Can I Dispute a Will?
The death of a loved one is an incredibly traumatic occasion for the whole family. However, this occasion can become even more traumatic if the estate is disputed. In this post, we will discuss some of the common reasons why wills are disputed and how these disputes can be resolved.
Common Reasons Estates are Disputed
There are a number of reasons why estates can be disputed; especially in large families at a time when emotions are running high. Common reasons for estate conflict include:
- No will was ever created
- The will created by the deceased is invalid
- A member of the family is disputing what the will says
If you believe that a will is invalid or the information it contains is incorrect, then you should seek specialist legal advice immediately. Not only will your lawyer be able to advise you on ways to resolve the dispute, but they will also be able to advise you on your likelihood of success.
When Can I Contest a Will?
If you would like to dispute a will, then you need to inform the executor of your intention to bring a claim in writing within six months of the death. This is because, after six months, they are free to distribute the estate.
In Queensland, you have nine months from the date of the death to file an application in court. If the estate has not yet been distributed and there is good reason for the delay in starting proceedings, the court does have the discretion to extend this period.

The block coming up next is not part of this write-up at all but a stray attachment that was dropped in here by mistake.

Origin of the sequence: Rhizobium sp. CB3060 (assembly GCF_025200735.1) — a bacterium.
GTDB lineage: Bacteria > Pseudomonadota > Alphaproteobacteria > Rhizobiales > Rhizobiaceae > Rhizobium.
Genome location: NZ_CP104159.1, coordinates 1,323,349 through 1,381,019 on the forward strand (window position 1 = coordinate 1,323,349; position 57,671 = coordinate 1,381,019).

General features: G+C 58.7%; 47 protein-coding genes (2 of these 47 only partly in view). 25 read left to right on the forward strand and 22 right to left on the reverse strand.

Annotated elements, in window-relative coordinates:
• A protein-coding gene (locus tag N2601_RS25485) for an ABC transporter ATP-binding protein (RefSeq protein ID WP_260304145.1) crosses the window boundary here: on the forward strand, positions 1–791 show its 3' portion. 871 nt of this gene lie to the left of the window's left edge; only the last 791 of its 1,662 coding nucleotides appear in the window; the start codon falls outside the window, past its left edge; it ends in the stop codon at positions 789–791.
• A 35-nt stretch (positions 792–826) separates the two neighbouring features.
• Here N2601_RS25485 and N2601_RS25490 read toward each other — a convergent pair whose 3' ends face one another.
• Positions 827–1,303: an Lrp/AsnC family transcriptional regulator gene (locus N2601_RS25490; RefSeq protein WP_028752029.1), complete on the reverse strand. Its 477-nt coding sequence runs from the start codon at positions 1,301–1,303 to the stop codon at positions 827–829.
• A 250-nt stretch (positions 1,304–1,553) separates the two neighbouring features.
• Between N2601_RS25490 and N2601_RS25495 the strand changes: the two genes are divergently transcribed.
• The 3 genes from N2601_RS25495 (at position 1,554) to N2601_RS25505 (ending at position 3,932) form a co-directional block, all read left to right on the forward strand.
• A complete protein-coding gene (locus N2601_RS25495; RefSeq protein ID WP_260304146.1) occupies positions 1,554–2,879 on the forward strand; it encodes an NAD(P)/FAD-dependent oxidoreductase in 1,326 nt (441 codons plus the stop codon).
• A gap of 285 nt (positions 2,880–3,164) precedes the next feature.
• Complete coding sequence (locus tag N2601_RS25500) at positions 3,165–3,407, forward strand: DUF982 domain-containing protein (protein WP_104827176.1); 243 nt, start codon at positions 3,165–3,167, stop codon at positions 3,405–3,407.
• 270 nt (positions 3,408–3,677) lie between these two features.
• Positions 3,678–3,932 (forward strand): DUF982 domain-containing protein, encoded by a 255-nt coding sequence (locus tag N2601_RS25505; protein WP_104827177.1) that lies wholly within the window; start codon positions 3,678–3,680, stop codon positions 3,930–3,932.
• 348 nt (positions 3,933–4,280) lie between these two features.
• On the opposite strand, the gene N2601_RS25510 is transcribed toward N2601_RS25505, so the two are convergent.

What Does the Court Consider when a Will is Disputed?
Each matter that comes before the court is different. As a direct result of this, before you dispute a will, you should speak to your lawyer first. However, generally speaking, if you dispute a will in the court, they will consider:
- The length and nature of your relationship with the deceased
- Contributions you made to their estate and support you provided the deceased
- Promises the deceased made to you
- The deceased’s contribution to your current lifestyle
- Your current financial circumstances
- Your ability to maintain yourself
- The validity of any competing claims
Although these are many of the factors that courts take into consideration, there may also be other factors that they deem to be relevant and each matter is unique.
Making Family Provision Applications
If you can show that the will of the deceased has left you without the ability to support yourself, then you can make a Family Provision Application. However, you can only apply if you are:
- The spouse, de facto partner, or registered partner of the deceased
- The former spouse or registered partner of the deceased
- Their child, adopted child or step-child
- A dependant who was wholly or substantially maintained by the deceased at the time of their death
Do I Need to Go to Court?
The good news is that many disputes surrounding wills are resolved before they reach the courts. Your lawyer will help you negotiate a settlement and can provide you with advice on how to proceed at each stage.
As a result, before launching legal proceedings, you should instead try mediation first in order to settle the dispute with other beneficiaries.
If you are considering challenging a will, are currently disputing a will’s legality or would like to dispute what a will says, then please contact our office on (07) 3343 9522.